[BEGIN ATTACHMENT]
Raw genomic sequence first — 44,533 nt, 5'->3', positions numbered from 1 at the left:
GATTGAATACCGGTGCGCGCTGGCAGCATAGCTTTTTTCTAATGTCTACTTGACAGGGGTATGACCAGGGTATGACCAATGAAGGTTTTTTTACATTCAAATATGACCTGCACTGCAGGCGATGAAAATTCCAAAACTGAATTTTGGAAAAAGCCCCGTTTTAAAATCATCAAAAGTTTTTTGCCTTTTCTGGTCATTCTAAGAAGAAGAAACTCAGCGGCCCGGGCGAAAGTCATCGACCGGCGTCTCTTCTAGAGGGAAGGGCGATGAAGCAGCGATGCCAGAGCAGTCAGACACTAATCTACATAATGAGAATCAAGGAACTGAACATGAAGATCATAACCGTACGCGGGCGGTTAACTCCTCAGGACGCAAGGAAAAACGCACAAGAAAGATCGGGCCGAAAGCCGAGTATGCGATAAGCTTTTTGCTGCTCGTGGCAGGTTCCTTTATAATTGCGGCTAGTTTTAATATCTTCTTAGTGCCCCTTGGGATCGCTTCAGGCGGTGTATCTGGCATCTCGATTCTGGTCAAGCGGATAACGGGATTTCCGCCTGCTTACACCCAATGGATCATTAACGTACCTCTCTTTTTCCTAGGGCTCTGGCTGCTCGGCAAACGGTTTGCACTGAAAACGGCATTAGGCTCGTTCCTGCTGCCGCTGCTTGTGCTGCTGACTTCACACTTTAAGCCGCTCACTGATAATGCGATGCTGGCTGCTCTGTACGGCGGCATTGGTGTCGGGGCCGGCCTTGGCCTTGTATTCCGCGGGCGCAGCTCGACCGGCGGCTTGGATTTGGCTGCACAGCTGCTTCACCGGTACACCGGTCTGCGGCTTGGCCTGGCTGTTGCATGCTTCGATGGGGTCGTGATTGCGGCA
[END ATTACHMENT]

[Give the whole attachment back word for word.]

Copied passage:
Raw genomic sequence first — 44,533 nt, 5'->3', positions numbered from 1 at the left:
GATTGAATACCGGTGCGCGCTGGCAGCATAGCTTTTTTCTAATGTCTACTTGACAGGGGTATGACCAGGGTATGACCAATGAAGGTTTTTTTACATTCAAATATGACCTGCACTGCAGGCGATGAAAATTCCAAAACTGAATTTTGGAAAAAGCCCCGTTTTAAAATCATCAAAAGTTTTTTGCCTTTTCTGGTCATTCTAAGAAGAAGAAACTCAGCGGCCCGGGCGAAAGTCATCGACCGGCGTCTCTTCTAGAGGGAAGGGCGATGAAGCAGCGATGCCAGAGCAGTCAGACACTAATCTACATAATGAGAATCAAGGAACTGAACATGAAGATCATAACCGTACGCGGGCGGTTAACTCCTCAGGACGCAAGGAAAAACGCACAAGAAAGATCGGGCCGAAAGCCGAGTATGCGATAAGCTTTTTGCTGCTCGTGGCAGGTTCCTTTATAATTGCGGCTAGTTTTAATATCTTCTTAGTGCCCCTTGGGATCGCTTCAGGCGGTGTATCTGGCATCTCGATTCTGGTCAAGCGGATAACGGGATTTCCGCCTGCTTACACCCAATGGATCATTAACGTACCTCTCTTTTTCCTAGGGCTCTGGCTGCTCGGCAAACGGTTTGCACTGAAAACGGCATTAGGCTCGTTCCTGCTGCCGCTGCTTGTGCTGCTGACTTCACACTTTAAGCCGCTCACTGATAATGCGATGCTGGCTGCTCTGTACGGCGGCATTGGTGTCGGGGCCGGCCTTGGCCTTGTATTCCGCGGGCGCAGCTCGACCGGCGGCTTGGATTTGGCTGCACAGCTGCTTCACCGGTACACCGGTCTGCGGCTTGGCCTGGCTGTTGCATGCTTCGATGGGGTCGTGATTGCGGCA